62nd Session of the General Assembly
Agenda Items 56 A, B, C
GLOBALIZATION AND INTERDEPENDENCE
Statement by Virgínia Brás Gomes
Permanent Mission of Portugal to the United Nations
on behalf of the European Union
New York, 31 October 2007
I have the honour to speak on behalf of the European Union.
The Candidate Countries Turkey, Croatia* and the former Yugoslav Republic of Macedonia*, the Countries of the Stabilisation and Association Process and potential candidates Albania, Bosnia and Herzegovina, Montenegro, Serbia, as well as Ukraine, Moldova, Armenia, and Georgia align themselves with this declaration.
The international community has long recognized that the outcomes of globalization are unevenly distributed and that the issue of inequality has increased in profile in the recent past in the light of growing uncertainty, in both developed and developing countries, about the merits of the whole globalization process, evidenced by calls for protectionist measures. Indeed, far greater attention must be given to the social dimension of globalization, as well as to issues of equitable access in terms of the means and resources globalization offers to tackle poverty and achieve the internationally agreed development goals, including the MDGs.
While globalization poses many challenges, in particular for developing countries, it has at the same time created immense opportunities for economic growth. However, the pro-development impact of globalization needs to be induced primarily by political decisions and actions that privilege the social wellbeing of the population, in particular of disadvantaged and marginalized individuals and groups that are hardest hit by its negative effects.
As one of the world’s major trading partners and the largest donor of development assistance and contributor to multilateral trade-related programmes, the EU will continue to work to ensure that globalization is indeed a positive force for all.
In this regard, special attention should be given to LDCs and African countries, which need to increase their exports, attract more FDI and build solid institutions responsive to the needs of their people.
The EU is of the view that countries should integrate trade policies into national development strategies and plans. We remain committed to open markets, progressive trade liberalization and stronger multilateral rules and, for these reasons, we remain fully committed to the Doha Development Agenda. We will continue to work with all our partners in the WTO for a successful, balanced and comprehensive outcome of the Doha Round that has the potential for greater trade liberalization to help developing countries tackle poverty.
The EU strongly supports the widely accepted principle that good governance and sound institutions are prerequisites for sustainable development and poverty eradication. As the report rightly states, national development strategies have to be formulated with a view to maximizing the positive impact of globalization by effectively implementing social and environmental policies that promote education, empower women, foster good health, create decent and productive employment and provide basic infrastructure for clean water, sanitation, energy, communication and transportation - all vital areas for sustained economic growth and development. All these policies will help prevent the marginalization of various groups, in particular women.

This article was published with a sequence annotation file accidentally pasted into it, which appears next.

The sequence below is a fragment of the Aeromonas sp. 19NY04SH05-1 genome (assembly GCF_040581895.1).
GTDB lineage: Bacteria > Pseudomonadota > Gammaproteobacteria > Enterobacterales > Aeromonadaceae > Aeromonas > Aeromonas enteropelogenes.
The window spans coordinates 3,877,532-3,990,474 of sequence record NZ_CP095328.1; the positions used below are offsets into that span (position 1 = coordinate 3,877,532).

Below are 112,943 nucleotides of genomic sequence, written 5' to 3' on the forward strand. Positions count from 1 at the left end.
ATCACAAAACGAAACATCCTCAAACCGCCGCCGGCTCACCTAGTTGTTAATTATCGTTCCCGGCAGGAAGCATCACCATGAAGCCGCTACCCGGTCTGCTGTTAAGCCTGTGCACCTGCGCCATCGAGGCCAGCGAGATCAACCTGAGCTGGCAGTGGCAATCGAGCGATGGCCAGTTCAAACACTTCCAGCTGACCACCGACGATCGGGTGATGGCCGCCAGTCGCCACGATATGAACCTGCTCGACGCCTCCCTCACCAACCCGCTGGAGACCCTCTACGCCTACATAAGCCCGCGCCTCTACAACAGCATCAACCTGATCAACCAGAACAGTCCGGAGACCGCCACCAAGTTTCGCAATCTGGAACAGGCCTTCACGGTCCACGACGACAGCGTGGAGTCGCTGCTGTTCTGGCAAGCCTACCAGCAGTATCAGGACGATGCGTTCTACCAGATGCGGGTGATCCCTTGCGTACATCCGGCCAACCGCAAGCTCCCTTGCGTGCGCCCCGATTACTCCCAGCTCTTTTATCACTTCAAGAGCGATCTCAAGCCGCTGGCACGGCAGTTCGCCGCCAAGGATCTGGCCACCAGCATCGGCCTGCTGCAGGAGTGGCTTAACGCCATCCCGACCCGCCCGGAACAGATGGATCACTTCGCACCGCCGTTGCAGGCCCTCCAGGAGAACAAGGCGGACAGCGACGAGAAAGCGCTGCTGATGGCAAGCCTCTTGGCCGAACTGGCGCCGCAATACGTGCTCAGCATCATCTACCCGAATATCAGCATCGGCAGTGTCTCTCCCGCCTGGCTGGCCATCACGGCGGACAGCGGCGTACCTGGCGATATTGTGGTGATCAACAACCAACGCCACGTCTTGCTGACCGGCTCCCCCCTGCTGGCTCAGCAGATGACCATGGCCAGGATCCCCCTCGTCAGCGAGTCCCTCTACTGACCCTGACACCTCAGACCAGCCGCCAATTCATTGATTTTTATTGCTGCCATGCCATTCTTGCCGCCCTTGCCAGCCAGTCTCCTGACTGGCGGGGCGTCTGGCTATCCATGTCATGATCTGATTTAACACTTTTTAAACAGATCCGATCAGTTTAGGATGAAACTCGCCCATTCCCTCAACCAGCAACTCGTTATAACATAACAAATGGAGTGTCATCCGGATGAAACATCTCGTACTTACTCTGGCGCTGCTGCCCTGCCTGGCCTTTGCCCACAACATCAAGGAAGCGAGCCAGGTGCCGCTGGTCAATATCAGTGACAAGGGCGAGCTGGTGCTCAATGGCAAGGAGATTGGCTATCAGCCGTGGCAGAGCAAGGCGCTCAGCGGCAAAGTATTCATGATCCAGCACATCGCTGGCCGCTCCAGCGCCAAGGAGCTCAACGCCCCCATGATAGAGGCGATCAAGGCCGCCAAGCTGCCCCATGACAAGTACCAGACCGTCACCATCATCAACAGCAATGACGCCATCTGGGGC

This year’s report on “Impact of international commitments, policies and processes on the scope and the implementation of national development strategies” draws attention to the need for significant national commitments of financial, human and intellectual resources. In this regard, the EU would like to reiterate our common commitments from the 2005 World Summit, that each country must take primary responsibility for its own development, and that the role of national policies and development strategies cannot be overemphasized. The EU considers domestic resource mobilization an issue of the utmost importance, all the more so because it is not in the long-term interest of any country to excessively rely on foreign capital.
The revenues of natural resources can be a substantial source of finance for development, if well managed. The international community should reflect on how this positive effect can be enhanced. The EU has only recently recognized that transparency in resource induced financial flows is a key prerequisite for the development oriented management of revenues from natural resources. Transparency is also an essential precondition for improving the business environment, as referred to in the European Council’s conclusions 9562/07, of May 15, 2007. But creating this environment is a shared responsibility of governments and international partners.